Updated 02/11/11 – 5:06 p.m.

CHICAGO (CBS) — While Cook County officials have been working to close a $487 million budget deficit, union employees at its health and hospital system are being paid $250 bonuses for coming into work during last week’s blizzard.

Cook County Health and Hospitals System spokesman Lucio Guerrero confirmed that officials decided to pay the bonus to union doctors and nurses who showed up to work during the blizzard on Feb. 2.

“This is something we had to do,” Guerrero said. “People couldn’t get to work. They wouldn’t have come to work. I was picking up nurses in my vehicle.”

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As CBS 2’s Roseanne Tellez reports, employees were told about the bonuses before the blizzard, but only about 25% of union nurses and doctors showed up for work on the day of the storm.

Guerrero also confirmed that health system managers and other non-union employees were given comp time for showing up during the blizzard. He said that is common practice in the health care industry.

But Cook County Commissioner Bridget Gainer (D-10th) said she wasn’t so sure.

“I don’t think that that’s a commonplace occurrence,” Gainer said.

Representatives of three other Chicago hospitals — Rush University Medical Center, the University of Illinois at Chicago Medical Center and Northwestern Memorial Hospital — said they didn’t give out bonuses to employees who came to work during the blizzard.

Officials at Northwestern said they encouraged employees to pack a bag to bring to work before the blizzard hit in case they needed to stay at the hospital.

Rush and UIC officials said they offered employees a place to sleep and provided meals so that employees did not have to venture out into the blizzard.

Gainer said she has no problem giving the union workers at the county’s hospitals and health clinics a bonus for coming in during the blizzard, but she said it’s not appropriate to give management comp time for showing up to work on a scheduled day.

“This is a time when the county is really facing a lot of cuts and people are losing their jobs and we need to be mindful of that,” she said.

John Tillman, CEO of the Illinois Policy Institute, a conservative think tank, said “Every one of those $250 bonuses, each of those dollars came out of the pocket of somebody who went to work that day to make money to pay taxes to give money to somebody who should have gone to work and not have to be paid an incentive to do it,”

No one disputes that it took extra effort to get to work the day the blizzard struck. But was it worth a $250 bonus?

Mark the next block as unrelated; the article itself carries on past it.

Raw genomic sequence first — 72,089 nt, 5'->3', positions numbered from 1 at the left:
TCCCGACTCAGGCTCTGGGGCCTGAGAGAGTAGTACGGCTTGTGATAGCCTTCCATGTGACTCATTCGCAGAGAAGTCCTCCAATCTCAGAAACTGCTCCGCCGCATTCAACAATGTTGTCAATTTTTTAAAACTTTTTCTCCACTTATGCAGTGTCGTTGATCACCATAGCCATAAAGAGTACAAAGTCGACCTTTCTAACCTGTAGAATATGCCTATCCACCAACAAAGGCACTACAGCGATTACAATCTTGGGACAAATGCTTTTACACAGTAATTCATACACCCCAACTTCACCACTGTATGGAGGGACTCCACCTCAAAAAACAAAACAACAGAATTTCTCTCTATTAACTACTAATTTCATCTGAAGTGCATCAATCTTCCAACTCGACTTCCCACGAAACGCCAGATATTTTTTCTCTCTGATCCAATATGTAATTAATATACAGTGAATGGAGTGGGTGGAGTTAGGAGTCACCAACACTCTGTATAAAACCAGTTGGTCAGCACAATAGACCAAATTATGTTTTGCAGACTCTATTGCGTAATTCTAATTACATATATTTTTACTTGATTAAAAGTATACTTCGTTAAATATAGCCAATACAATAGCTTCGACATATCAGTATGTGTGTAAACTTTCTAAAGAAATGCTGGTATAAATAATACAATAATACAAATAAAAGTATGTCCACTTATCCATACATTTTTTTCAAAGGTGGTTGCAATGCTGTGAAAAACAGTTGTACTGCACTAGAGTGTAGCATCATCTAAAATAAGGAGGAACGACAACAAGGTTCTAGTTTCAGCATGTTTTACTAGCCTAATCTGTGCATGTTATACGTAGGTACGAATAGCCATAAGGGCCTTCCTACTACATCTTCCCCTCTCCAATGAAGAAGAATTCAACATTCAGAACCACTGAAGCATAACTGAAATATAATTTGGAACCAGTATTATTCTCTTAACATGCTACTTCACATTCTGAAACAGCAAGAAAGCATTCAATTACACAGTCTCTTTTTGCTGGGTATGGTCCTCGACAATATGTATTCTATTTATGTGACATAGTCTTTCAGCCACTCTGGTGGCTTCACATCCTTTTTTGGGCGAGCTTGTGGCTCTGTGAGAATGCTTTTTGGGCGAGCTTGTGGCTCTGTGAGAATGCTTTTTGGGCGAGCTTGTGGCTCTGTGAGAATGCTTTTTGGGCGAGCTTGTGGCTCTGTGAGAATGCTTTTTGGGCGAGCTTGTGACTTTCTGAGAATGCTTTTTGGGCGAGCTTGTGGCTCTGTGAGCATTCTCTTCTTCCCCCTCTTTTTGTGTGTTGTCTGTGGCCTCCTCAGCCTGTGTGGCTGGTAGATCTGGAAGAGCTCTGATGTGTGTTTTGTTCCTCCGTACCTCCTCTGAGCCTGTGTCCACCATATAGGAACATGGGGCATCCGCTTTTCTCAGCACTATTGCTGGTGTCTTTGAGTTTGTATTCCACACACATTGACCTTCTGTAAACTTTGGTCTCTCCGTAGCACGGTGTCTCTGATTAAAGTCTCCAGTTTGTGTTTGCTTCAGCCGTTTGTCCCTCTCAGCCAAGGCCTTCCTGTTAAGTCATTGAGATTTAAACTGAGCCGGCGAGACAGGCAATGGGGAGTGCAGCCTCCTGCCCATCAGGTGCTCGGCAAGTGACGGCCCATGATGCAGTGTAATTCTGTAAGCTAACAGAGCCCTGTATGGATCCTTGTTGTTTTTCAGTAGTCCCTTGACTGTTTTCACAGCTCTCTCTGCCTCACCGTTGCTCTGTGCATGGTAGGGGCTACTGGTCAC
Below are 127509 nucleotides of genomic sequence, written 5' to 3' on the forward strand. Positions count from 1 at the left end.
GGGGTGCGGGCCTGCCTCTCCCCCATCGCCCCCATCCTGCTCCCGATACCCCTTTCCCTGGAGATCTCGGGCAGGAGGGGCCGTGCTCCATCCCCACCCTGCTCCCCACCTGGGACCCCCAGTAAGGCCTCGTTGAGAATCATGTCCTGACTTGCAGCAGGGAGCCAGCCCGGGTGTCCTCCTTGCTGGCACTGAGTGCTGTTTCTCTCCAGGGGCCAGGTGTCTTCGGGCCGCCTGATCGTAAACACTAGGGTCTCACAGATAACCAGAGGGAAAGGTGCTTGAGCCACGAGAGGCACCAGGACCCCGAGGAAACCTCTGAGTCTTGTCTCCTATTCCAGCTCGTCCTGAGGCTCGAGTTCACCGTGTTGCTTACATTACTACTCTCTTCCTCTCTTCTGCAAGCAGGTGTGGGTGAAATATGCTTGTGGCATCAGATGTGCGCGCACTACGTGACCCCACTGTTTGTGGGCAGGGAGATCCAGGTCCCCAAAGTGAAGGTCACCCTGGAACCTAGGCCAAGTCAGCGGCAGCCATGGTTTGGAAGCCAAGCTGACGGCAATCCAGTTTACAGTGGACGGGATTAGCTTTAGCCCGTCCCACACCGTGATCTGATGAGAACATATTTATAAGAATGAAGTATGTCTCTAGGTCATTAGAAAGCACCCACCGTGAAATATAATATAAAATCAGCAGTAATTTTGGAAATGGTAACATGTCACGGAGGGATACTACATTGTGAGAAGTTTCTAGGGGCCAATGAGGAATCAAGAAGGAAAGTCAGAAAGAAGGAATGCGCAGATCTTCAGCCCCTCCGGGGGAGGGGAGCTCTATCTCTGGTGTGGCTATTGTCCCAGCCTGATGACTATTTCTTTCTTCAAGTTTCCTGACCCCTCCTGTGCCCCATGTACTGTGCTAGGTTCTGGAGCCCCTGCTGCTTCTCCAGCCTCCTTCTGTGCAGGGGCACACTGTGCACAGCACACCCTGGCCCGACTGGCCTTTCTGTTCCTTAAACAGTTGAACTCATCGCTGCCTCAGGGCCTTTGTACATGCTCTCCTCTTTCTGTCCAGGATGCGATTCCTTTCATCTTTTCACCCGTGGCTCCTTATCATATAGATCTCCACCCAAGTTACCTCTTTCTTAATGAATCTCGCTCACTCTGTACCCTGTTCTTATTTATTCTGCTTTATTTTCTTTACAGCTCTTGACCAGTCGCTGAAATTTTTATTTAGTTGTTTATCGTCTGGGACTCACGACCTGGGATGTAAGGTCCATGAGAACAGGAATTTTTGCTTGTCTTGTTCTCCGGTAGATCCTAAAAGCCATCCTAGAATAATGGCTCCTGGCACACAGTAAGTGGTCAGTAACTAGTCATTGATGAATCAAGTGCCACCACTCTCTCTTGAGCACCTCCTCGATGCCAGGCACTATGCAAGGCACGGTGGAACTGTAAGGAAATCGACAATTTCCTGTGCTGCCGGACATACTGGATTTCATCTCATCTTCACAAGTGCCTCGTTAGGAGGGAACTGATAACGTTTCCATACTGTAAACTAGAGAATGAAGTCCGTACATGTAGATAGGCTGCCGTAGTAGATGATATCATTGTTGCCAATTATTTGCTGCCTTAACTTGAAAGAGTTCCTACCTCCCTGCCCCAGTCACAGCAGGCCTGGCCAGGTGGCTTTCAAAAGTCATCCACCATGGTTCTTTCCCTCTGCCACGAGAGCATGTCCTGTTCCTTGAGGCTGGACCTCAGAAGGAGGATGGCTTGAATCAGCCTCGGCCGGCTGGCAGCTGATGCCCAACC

“It’s a terrible use of taxpayer dollars especially when you have 750,000 people out of work in the state of Illinois,” Tillman said. “They would die to have those jobs and get over there for regular pay, let alone bonus pay.”

All over the city, firemen, police officers, hotel doormen, and cabdrivers showed up for work, like any other day.

One cab driver said “That’s not fair to me because I get no bonus if I work that very day.”

One hotel worker said his bosses didn’t give out bonuses to people who showed up to work during the blizzard.

“No, my bonus was being here in the hotel for three days in a row because I couldn’t get out,” he said.

But even one of his colleagues who also braved the elements for no extra pay said that a bonus is just a nice thing to do.

“I think that’s good because they made an effort. That’s really good.”

Guerrero defended the decision to hand out the bonuses and comp time, despite the county’s budget problems.

“We wanted to recognize our nurses and this is a way that we thought we could do that with money already budgeted for purposes such like this,” Guerrero said.

He said the money came out of the overtime budget, at a time when the hospital is doing well financially.

“I would say taxpayers should be happy we were able to bring back $95 million last year in the budget,” Guerrero said. “The CEO of our Board, Bill Foley, made the call.”

Cook County’s health system is overseen by an independent board, headed by Chief Executive Officer William Foley.

Earlier this year, Cook County Board President Toni Preckwinkle demanded 16 percent budget cuts from all county departments. A number of departments, including the Cook County Sheriff’s office, the Cook County State’s Attorney’s office and the Cook County Public Defender’s office said those cuts would have been too deep. The sheriff’s office agreed to cut 12 percent. The state’s attorney’s office and public defender’s office agreed to 10 percent cuts.

CBS 2 Political Producer Ed Marshall contributed to this report.

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